The more weight and components you add to a bow the more you will affect the natural balance it was designed with. A quiver adds more components to come lose and vibrate and weight will change depending on how many arrows are in the quiver. However saying that, these differences will be small, if you're practiced shooting with your quiver on your bow you probably aren't going to notice any difference if you take it off.
Bow quivers nowadays are normally limited to either 3, 4, 5 or 6 arrows. Bow quivers with any more than that are thought to add too much weight to the bow. The fewer arrows on a bow quiver the better as fully loaded hunting arrows can be heavy.
Traditional hip quivers and back quivers can carry as many arrows as you can fit inside. This really depends on the diameter of your arrow and how expensive they are. How expensive they are denoting how much you want them to clatter around together! Anywhere from 12 to 24 arrows wouldn't be uncommon in a hip or back quiver.
A good bow quiver is the favorite of most hunters. Pick one that fits your task. If you're using mechanical broadheads you want 2 points of contact to the arrow shaft. If not, 1 is fine. Make sure the quiver is light and doesn't add much to your bow weight. If you're going to shoot in awkward conditions, such as from a tree stand or in a blind, you may want to consider a detachable bow quiver or even a back quiver.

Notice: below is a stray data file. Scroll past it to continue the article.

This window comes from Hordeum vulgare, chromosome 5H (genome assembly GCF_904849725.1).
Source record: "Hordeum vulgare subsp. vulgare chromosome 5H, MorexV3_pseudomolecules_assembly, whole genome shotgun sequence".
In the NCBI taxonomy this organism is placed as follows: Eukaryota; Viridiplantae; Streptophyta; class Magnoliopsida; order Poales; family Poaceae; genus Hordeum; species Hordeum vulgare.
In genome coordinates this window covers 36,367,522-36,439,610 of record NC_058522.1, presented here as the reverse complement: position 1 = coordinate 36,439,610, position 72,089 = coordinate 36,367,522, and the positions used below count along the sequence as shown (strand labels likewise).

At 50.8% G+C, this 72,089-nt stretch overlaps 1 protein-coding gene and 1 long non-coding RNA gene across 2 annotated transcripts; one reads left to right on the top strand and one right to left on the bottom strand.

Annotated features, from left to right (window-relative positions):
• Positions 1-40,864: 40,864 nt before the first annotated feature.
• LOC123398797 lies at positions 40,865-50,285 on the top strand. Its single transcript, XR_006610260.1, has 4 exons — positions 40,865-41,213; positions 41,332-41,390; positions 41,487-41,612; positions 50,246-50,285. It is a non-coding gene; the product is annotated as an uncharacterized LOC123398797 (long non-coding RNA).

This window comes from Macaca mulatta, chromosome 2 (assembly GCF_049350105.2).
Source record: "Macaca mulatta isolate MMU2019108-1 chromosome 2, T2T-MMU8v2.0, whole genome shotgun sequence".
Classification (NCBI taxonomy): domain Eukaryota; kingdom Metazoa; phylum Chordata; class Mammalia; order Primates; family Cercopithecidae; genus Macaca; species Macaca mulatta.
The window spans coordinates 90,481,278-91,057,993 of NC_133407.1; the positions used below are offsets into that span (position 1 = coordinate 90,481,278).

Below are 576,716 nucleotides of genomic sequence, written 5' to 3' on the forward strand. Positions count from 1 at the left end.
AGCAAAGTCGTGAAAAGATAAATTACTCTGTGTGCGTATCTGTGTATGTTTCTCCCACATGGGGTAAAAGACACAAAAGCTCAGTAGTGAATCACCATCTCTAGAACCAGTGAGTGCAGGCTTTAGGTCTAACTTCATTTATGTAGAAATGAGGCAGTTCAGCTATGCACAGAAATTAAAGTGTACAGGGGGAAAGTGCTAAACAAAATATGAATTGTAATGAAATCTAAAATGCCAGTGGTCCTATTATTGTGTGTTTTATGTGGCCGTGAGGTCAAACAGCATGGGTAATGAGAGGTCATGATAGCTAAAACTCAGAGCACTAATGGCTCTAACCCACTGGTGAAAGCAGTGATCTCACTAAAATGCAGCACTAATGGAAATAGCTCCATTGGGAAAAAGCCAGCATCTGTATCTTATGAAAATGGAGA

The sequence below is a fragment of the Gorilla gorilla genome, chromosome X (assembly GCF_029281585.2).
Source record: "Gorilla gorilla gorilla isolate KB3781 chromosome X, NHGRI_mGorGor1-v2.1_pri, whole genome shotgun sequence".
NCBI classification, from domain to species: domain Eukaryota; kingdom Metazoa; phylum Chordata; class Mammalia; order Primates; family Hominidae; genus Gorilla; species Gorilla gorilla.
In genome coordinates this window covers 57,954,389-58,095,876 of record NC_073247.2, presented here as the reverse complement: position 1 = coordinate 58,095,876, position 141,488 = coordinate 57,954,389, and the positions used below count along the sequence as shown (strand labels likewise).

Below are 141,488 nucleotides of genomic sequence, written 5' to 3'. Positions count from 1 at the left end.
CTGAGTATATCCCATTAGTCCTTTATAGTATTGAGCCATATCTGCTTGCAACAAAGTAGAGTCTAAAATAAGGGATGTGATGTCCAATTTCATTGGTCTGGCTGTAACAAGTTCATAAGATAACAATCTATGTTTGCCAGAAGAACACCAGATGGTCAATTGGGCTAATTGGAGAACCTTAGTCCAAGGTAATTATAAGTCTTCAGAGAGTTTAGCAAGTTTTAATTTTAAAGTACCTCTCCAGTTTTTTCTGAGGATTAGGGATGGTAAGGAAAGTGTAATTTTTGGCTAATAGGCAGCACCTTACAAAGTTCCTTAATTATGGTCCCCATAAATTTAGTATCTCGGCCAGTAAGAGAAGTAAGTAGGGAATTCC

Recurve shooters hunt too. Just as with compound bows, recurves normally come with sight mounting holes. You can use these holes to mount the sames types of quiver and sight you can mount on a compound bow.
Traditional back quivers and hip quivers made from suede and leather make excellent additions when you're into cosplay. We've added a good example to our roundup.
Tropy Ridge are back again with their exceptionally well valued range of archery accessories. This quiver can take 5 arrows and comes with LED lights inside and on top of the hood. Those will be useful when hunting in low light or dusky conditions. Trophy Ridge also covered this with Ballistix, their acoustic and vibration absorbing co-polymer that's designed to keep your shot sweet even with the quiver on-bow.
This one is doubly great for hunters because it has 2 arrow grippers. That means mechanical broadheads can be secured by gripping rather than just being embedded in the hood (which may deploy them).